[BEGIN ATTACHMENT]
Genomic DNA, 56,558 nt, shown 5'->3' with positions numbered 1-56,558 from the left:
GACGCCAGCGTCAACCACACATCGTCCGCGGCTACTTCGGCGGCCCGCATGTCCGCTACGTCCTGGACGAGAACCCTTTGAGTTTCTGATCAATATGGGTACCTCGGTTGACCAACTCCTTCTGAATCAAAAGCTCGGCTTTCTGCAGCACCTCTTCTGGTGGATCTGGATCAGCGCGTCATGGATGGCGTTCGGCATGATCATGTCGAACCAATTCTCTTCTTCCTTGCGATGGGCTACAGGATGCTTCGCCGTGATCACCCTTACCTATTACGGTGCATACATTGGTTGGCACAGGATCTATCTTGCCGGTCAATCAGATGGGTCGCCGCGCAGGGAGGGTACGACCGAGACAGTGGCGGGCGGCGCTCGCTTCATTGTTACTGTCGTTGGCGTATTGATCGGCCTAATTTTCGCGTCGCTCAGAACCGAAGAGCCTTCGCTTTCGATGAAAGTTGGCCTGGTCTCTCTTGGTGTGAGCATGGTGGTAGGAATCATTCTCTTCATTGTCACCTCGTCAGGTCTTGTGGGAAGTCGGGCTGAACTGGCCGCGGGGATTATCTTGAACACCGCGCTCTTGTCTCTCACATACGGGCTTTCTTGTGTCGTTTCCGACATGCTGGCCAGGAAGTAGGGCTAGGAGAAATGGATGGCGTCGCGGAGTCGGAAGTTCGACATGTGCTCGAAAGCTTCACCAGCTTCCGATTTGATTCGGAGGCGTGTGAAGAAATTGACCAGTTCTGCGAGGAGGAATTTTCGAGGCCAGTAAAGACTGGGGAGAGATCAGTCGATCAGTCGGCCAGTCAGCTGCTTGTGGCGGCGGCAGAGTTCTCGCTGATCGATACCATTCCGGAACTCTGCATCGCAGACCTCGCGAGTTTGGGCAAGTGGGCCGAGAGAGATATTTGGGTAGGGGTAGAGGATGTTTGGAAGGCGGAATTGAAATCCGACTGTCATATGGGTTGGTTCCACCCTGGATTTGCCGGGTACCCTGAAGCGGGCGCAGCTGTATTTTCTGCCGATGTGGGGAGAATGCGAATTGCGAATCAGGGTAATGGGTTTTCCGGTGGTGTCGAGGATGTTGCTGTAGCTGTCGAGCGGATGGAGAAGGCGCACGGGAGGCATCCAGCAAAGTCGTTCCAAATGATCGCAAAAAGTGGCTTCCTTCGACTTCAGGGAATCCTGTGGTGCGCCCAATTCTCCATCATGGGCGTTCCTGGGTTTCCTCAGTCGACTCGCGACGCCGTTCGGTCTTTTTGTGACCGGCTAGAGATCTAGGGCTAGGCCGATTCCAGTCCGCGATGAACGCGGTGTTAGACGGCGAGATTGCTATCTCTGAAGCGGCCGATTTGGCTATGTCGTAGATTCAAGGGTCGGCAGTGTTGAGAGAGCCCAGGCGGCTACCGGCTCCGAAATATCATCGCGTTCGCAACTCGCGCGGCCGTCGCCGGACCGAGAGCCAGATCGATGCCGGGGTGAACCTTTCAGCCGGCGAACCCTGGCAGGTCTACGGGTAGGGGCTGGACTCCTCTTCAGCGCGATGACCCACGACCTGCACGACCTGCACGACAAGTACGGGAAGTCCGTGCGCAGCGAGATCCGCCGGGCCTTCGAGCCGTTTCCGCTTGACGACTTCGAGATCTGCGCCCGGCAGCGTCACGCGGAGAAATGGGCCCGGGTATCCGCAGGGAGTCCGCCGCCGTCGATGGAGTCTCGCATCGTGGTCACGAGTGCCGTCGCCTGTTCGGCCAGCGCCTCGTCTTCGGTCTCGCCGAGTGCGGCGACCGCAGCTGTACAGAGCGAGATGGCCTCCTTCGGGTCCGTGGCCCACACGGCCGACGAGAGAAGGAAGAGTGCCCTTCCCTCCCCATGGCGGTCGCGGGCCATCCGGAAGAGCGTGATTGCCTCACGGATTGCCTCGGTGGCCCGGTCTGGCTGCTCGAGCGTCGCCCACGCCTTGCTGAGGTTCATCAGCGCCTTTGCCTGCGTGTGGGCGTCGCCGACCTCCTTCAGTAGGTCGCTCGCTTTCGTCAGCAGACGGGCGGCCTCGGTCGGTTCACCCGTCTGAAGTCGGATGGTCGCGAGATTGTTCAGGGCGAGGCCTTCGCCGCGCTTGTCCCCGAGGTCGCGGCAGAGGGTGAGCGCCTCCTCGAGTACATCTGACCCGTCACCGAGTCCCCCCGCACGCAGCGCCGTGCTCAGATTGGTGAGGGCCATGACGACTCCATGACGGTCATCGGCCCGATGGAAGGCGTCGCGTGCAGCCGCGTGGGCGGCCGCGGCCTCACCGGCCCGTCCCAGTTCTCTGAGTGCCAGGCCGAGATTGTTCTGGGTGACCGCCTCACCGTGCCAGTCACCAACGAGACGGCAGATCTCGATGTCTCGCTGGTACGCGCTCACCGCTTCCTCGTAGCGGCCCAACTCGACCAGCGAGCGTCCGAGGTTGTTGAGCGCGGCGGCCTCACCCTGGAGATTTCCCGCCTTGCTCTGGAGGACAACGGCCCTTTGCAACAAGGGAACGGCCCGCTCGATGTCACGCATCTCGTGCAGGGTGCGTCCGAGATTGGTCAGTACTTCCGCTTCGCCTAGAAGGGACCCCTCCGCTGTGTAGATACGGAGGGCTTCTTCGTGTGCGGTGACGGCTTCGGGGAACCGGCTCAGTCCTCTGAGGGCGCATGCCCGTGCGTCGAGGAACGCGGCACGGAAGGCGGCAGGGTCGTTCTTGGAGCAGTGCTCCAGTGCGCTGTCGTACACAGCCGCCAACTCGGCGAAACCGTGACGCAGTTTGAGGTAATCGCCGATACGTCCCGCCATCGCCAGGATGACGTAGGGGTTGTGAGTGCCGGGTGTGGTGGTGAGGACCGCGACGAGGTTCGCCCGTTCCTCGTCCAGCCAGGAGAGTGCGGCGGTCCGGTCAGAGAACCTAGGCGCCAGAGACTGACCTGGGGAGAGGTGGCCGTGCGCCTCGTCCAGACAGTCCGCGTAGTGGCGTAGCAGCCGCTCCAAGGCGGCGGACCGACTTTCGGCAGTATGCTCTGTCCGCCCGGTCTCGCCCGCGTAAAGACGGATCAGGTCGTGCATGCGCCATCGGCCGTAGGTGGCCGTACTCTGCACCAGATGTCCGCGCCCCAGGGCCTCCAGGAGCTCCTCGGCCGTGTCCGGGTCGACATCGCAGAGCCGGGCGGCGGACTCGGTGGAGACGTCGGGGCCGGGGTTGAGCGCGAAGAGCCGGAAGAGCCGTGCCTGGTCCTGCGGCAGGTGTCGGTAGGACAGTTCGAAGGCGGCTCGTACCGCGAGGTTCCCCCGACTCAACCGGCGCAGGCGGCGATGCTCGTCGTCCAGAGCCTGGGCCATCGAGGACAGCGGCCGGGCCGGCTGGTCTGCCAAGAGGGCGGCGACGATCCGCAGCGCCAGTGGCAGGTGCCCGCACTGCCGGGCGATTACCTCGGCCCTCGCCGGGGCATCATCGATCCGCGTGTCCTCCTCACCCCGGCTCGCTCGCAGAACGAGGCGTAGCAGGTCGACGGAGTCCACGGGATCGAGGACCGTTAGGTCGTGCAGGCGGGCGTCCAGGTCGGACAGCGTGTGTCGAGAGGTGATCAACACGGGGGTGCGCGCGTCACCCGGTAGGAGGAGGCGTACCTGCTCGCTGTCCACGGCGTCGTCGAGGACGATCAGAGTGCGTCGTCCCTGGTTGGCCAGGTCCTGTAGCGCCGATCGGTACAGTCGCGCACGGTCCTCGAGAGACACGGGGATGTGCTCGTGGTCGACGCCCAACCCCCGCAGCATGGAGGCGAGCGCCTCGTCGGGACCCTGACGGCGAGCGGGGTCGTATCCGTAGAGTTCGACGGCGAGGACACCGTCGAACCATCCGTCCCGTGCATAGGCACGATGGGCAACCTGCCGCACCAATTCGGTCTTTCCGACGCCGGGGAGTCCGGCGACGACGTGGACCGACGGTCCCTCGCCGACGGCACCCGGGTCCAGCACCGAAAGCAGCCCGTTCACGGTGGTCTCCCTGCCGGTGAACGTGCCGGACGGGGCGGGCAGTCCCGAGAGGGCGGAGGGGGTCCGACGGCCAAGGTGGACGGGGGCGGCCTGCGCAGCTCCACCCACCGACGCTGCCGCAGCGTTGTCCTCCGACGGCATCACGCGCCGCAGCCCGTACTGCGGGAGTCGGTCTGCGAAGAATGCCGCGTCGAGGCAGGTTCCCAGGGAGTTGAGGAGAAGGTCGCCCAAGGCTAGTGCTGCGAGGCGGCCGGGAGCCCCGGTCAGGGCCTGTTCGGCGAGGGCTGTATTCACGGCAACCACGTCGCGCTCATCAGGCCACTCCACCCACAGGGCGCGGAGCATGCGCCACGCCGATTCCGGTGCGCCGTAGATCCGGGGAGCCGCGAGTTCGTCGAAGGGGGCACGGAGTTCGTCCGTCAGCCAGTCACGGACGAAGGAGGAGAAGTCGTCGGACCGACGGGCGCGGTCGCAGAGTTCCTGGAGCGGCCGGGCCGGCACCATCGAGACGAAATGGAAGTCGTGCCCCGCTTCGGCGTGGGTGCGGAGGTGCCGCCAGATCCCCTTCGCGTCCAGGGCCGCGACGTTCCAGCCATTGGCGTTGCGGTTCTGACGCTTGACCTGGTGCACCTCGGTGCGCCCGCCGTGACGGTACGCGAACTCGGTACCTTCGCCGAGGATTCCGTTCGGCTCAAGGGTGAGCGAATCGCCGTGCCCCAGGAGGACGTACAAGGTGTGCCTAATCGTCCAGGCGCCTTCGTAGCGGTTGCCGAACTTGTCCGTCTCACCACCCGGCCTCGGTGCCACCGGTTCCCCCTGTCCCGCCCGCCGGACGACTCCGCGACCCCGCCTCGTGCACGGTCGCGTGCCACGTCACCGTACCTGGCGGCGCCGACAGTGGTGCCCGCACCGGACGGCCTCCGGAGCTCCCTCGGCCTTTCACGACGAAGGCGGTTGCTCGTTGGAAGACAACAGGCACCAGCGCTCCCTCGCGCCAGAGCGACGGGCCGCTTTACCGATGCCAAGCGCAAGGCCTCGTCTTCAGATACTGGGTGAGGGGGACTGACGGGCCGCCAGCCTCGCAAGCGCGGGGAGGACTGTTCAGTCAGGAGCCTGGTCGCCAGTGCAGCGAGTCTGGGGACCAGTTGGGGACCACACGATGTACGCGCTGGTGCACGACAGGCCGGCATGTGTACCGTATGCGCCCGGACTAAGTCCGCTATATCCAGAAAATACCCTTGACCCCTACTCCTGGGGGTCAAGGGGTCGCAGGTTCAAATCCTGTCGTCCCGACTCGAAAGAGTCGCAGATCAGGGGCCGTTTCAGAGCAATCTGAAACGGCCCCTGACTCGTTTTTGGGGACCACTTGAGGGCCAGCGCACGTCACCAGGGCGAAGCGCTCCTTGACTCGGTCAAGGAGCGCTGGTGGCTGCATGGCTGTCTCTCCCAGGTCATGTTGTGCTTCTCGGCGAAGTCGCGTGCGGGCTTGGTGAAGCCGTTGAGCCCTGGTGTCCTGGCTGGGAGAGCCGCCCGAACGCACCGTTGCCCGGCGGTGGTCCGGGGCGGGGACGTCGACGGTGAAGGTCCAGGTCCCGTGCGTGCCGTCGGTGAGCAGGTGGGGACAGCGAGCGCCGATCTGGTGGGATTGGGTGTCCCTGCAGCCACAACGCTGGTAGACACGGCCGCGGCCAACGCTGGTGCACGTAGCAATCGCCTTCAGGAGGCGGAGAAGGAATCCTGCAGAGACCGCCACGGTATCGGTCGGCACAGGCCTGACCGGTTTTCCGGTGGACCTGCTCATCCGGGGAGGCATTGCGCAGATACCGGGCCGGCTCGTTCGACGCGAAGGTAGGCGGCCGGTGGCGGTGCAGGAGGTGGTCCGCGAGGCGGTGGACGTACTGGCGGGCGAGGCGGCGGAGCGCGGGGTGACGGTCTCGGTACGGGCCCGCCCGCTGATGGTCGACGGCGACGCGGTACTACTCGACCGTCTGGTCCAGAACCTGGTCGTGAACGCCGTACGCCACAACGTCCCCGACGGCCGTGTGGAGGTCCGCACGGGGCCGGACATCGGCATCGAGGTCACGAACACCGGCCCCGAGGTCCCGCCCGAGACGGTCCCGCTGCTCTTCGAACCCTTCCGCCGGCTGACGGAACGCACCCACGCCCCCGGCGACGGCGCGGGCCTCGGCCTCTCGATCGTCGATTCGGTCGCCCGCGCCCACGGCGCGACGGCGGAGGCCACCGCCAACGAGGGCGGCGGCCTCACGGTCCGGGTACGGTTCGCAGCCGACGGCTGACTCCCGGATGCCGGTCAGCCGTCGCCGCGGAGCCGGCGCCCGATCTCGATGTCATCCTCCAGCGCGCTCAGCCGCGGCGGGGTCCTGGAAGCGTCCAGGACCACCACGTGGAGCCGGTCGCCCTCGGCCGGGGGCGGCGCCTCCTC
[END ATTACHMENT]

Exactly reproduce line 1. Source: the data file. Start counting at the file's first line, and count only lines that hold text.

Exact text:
Genomic DNA, 56,558 nt, shown 5'->3' with positions numbered 1-56,558 from the left: